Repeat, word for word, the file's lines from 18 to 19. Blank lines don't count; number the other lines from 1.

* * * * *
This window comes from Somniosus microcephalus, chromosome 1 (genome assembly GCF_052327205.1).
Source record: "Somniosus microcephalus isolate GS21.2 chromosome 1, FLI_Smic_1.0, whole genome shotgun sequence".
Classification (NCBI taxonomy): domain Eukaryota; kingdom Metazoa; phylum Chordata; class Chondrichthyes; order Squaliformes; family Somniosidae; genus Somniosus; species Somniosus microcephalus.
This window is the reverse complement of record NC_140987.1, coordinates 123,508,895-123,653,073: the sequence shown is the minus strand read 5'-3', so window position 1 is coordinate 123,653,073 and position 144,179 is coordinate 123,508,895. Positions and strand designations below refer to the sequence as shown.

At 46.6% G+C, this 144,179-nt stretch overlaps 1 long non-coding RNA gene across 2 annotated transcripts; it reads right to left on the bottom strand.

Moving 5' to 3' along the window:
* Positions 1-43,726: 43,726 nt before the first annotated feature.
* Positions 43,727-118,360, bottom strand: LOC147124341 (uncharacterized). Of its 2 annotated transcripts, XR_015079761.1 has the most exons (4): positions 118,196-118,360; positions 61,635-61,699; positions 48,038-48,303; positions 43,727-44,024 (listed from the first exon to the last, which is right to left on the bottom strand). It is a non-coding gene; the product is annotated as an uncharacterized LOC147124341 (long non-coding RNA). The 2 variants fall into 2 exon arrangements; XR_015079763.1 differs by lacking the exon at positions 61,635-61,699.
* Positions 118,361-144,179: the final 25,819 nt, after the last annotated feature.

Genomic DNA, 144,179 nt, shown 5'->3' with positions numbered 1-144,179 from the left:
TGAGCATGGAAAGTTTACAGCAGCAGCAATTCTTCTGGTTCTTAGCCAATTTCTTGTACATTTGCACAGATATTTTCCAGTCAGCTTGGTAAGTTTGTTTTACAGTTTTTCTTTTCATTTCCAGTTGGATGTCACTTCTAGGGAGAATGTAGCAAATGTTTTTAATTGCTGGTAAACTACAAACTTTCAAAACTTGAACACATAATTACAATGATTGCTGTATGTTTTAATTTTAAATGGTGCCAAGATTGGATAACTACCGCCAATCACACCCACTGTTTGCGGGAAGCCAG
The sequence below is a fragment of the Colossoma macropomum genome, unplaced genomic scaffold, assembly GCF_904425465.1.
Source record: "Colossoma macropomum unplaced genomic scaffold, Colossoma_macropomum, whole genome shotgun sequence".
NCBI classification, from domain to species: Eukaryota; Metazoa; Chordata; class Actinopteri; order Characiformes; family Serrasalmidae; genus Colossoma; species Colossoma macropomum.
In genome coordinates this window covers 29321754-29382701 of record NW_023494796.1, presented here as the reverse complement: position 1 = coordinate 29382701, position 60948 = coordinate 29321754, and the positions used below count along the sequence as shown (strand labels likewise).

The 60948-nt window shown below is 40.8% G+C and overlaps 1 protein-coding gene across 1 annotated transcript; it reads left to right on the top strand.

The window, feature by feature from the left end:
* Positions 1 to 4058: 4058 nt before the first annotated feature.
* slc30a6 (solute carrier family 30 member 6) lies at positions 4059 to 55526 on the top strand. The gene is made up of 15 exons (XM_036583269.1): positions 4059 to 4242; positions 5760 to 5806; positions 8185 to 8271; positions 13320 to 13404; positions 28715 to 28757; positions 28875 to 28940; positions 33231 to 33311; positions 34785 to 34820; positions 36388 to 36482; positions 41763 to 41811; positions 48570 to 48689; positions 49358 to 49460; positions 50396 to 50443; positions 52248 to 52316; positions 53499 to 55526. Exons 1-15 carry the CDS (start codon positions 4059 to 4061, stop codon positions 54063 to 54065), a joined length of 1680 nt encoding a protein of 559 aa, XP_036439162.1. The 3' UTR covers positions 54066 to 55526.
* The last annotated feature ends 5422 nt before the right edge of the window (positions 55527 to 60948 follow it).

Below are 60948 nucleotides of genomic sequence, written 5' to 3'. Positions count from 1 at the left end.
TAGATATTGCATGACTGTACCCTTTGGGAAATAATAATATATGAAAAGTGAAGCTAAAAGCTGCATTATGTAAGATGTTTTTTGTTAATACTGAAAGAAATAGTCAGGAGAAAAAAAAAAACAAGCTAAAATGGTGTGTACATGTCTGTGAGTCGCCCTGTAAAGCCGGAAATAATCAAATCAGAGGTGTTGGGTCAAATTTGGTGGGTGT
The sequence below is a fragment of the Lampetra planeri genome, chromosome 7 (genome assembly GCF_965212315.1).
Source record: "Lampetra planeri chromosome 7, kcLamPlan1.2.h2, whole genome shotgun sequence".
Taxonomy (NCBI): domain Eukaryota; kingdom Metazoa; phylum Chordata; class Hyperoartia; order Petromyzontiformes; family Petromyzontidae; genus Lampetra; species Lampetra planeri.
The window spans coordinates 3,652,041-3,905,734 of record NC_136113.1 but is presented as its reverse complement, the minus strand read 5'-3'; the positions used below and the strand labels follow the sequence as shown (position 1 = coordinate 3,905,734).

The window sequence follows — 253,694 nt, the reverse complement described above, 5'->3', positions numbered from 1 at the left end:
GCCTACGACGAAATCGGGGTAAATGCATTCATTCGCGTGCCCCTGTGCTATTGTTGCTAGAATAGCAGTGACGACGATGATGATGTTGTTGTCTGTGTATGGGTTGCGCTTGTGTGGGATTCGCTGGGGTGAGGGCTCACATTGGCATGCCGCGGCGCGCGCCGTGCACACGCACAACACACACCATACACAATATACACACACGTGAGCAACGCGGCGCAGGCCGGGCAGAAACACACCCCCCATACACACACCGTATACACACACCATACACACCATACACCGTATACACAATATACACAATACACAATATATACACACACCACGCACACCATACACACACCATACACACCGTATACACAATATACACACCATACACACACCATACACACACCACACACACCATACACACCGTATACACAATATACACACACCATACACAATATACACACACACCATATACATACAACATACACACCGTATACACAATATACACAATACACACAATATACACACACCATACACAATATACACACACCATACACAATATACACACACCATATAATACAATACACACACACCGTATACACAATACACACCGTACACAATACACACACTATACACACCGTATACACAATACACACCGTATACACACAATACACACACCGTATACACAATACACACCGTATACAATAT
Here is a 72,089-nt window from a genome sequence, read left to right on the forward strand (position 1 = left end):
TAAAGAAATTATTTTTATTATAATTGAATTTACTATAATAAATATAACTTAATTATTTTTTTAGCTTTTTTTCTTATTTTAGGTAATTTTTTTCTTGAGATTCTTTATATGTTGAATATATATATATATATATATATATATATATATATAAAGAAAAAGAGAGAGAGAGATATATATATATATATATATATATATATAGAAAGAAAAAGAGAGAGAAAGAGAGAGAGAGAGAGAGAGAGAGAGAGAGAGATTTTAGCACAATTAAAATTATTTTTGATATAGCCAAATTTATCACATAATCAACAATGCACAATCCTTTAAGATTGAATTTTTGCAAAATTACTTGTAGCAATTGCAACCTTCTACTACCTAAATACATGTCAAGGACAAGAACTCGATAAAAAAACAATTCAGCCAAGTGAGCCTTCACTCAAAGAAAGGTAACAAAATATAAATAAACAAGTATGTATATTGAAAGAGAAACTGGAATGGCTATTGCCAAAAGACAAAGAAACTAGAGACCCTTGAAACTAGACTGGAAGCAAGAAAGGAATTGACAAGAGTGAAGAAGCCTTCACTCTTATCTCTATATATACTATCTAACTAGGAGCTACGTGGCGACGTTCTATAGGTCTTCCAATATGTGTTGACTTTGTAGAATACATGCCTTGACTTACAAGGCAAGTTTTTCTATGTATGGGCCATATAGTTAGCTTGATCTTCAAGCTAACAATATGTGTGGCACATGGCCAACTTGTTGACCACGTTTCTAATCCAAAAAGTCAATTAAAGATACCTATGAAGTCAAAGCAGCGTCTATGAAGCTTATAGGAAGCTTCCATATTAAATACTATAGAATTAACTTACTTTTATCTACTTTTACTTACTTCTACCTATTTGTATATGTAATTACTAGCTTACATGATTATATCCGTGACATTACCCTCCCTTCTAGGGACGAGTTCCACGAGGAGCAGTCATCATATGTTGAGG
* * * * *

* Positions 1 to 4058: 4058 nt before the first annotated feature.
* slc30a6 (solute carrier family 30 member 6) lies at positions 4059 to 55526 on the top strand. The gene is made up of 15 exons (XM_036583269.1): positions 4059 to 4242; positions 5760 to 5806; positions 8185 to 8271; positions 13320 to 13404; positions 28715 to 28757; positions 28875 to 28940; positions 33231 to 33311; positions 34785 to 34820; positions 36388 to 36482; positions 41763 to 41811; positions 48570 to 48689; positions 49358 to 49460; positions 50396 to 50443; positions 52248 to 52316; positions 53499 to 55526. Exons 1-15 carry the CDS (start codon positions 4059 to 4061, stop codon positions 54063 to 54065), a joined length of 1680 nt encoding a protein of 559 aa, XP_036439162.1. The 3' UTR covers positions 54066 to 55526.